The Month of Love is a weekly art challenge started by illustrator Kristina Carroll. Every week in February, there’s a new challenge related to the subject of “Love”. Participating artists respond by creating a new piece and posting throughout the week. There’s an impressive roster of core artists, but the challenges are also open to anyone who wants to submit a piece by posting to Tumblr with the hashtag #monthoflove. The month is coming to an end and there’s some fabulous work up on the site, including the three images below, by Kristina Carroll, Lee Moyer, and Michael Marsicano.
Be sure to check it out and follow along at monthofloveart.com. Much of the work is available as prints throughSociety6 and you can also see the past two years’ worth of challenges and art here.Also, keep an eye out in October for another monthly challenge called Month of Fear.
Rosie Harbottle is an illustrator based in Devon in the uk, and she has a BIG love of pattern, colour and type. She hand draws or paints everything before scanning and playing around with colour and composition to create beautiful artworks like the badger, bunny and owl below…
Amyisla Mccombie is freelance illustrator (and set designer) who thinks it’s very important to be around fellow creative people to bounce ideas and give inspiration. Her work is charming and colourful, and I love it all…
Souther Salazar’s collages, paintings, drawings and sculptures are playful and vibrant dreamscapes of overlapping narratives— half-remembered, half-imagined places “where stories can develop and take on a life of their own.” Utilizing a wide variety of freely mixed media, found objects and layers of assemblage, his work evokes the wonders and imagination that many of us abandoned in childhood.
Souther began making photocopied cut-and-paste mini-comics and ‘zines as a teenager in California. He now lives in Portland, Oregon and has shown his work in galleries in New York, Los Angeles, Switzerland, Brazil, and other far-flung places. If you’re in the NY area in May, check out his show at the Jonathan Levine Gallery. If you can’t get to NY, there’s always Etsy– Souther has some pretty awesome prints for sale there.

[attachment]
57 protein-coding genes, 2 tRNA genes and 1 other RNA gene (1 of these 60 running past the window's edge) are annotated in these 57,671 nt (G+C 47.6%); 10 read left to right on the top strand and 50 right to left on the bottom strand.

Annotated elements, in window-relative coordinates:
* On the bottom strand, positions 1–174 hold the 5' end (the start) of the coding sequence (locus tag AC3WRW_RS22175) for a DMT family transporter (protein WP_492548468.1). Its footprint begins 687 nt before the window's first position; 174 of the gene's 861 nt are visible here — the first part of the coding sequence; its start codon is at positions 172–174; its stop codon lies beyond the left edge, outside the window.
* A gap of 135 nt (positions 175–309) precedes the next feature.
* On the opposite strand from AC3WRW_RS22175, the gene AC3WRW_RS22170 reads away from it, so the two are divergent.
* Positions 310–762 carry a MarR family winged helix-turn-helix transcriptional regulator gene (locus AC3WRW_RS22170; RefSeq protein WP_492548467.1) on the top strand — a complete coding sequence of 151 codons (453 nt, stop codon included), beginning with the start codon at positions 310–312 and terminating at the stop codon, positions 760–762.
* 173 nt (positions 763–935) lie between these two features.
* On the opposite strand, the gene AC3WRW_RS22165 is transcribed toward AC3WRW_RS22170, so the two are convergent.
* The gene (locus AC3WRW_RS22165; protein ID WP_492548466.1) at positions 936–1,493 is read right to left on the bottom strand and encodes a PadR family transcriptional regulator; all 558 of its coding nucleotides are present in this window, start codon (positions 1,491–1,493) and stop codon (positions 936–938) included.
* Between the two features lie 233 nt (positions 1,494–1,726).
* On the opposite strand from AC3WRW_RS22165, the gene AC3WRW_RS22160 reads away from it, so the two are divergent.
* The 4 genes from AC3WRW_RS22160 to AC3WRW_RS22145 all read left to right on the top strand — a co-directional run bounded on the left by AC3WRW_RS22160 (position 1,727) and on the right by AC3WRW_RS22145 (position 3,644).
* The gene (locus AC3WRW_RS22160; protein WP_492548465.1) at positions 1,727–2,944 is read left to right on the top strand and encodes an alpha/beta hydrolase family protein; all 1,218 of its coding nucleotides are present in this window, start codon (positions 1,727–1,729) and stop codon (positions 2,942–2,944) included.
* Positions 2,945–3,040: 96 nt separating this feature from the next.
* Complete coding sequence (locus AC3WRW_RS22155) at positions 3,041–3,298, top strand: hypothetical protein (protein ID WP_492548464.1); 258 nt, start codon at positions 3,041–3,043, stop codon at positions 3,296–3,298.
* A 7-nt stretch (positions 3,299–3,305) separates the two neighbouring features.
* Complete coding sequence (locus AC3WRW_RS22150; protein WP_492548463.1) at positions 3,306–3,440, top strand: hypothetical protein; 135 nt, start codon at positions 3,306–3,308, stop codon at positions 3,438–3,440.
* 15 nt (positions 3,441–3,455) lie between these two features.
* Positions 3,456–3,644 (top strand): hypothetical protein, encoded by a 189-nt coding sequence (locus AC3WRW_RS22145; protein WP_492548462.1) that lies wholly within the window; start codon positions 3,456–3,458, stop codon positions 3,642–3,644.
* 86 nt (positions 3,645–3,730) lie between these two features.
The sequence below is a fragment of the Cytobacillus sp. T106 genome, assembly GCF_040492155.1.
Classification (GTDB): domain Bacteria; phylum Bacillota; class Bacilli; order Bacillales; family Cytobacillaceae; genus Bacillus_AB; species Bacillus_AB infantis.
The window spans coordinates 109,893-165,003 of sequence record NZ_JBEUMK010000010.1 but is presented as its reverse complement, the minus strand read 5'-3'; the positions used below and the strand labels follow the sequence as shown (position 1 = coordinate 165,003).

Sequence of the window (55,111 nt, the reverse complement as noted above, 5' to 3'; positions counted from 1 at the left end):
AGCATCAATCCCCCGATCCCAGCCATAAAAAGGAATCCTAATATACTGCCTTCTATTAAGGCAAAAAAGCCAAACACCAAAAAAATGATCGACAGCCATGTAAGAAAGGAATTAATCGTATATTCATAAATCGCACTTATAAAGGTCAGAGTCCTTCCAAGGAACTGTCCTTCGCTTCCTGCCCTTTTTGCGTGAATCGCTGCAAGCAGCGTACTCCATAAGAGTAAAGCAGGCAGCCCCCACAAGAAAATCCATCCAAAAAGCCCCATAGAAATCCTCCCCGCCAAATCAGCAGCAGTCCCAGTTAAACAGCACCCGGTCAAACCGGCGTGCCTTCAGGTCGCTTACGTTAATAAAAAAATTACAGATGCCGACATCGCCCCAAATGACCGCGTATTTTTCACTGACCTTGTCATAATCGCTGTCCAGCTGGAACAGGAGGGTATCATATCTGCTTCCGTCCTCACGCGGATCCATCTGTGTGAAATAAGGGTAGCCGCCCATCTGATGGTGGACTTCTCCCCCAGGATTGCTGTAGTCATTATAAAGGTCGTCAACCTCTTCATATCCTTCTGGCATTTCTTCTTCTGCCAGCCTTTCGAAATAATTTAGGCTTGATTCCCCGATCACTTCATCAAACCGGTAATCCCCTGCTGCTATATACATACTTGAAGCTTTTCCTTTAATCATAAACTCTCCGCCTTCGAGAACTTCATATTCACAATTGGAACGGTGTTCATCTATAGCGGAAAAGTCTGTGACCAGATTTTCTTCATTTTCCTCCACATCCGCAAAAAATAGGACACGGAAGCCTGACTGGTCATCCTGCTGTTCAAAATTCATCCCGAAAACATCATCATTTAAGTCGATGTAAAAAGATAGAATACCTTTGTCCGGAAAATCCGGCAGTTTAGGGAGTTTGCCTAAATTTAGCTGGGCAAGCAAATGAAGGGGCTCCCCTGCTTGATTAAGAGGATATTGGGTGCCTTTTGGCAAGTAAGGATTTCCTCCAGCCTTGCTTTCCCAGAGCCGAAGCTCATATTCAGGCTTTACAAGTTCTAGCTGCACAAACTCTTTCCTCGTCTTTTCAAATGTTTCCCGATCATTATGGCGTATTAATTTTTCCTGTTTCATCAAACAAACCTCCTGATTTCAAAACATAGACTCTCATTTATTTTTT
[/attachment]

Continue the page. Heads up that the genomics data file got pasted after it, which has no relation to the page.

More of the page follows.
And you can also spend hours soaking your eyeballs in the awesome work on his website and Facebook.
Russell Leng’s geometric forms are striking. Using a variety of media for his paintings including ink, acrylic, and spray paint, Russell recreates the relationships he finds between natural and man-made landscapes.
Russell currently lives in the United Kingdom and is pursuing a Masters of Fine Arts in Contemporary Art Practice at Edinburgh College of Art. He initially earned his Bachelor of Arts in Art from Trinity Western University. His work has been featured in numerous galleries and publications in the United Kingdom, British Columbia, Ontario, California, and Illinois, and Russell was awarded the first place Surrey Art Gallery Painting Prize in 2009.
View Russell’s full portfolio and follow his developing career on his website at russellleng.com
The birds that Abigail makes are an absolute delight…
Abigail spent large amounts of time as a child in the company of her grandma, an incredibly talented, hardworking seamstress, in a house strewn with loose threads and scraps of fabric. There is nothing more natural to her than to work with fabric, using it to give life to the little creatures that form in her mind.
Abigail produces her birds entirely by hand, in her studio in London, England. They are crafted from both new and reused materials. Each piece is utterly unique, no two will ever be the same. Have a look at her website
Rich Gemmell combines pencil and ink washes with digital elements to create a deep, rich texture for each of his illustrations. Rich keeps sketchbooks during travels through other countries, such as Scotland, France, and the United States, and his illustrations are developed from these entries with tracing paper. After pencil lines are thickened and ink washes are added, Rich scans his work into the computer to add some final touches.
My absolute favorite of his works is Falls, which he designed from one of his sketches observing kayakers descending some falls at the foot of the Ben Nevis mountain in the British Isles. This particular piece (below) is available on The Working Proof, where 15% of the sales from his illustration goes to profit Transportation Alternatives.
Located in Cambridge, UK, Rich has worked as a freelance illustrator for a variety of sources including The Guardian, Future Snowboarders Magazine, and Sunday Times Magazine. View more of his absorbing artwork on his website, richgemmell.net.
Tang Yau Hoong’s cities rise out of thin air in his colorful illustrations. His whimsical use of light, texture, and simple design encourages his viewers to look for more in each work. “I love to play with negative space and illusion in my artwork. My illustrations are mostly conceptual, surreal and minimalist.”
Tang Yau Hoong is a self-taught illustrator currently located in Kuala Lumpur, Malaysia. His clever illustrations have been featured on apparel by Urban Outfitters, Threadless, and Gap, and displayed alongside magazine articles for Say Magazine, Better Homes & Gardens, and Wired Magazine.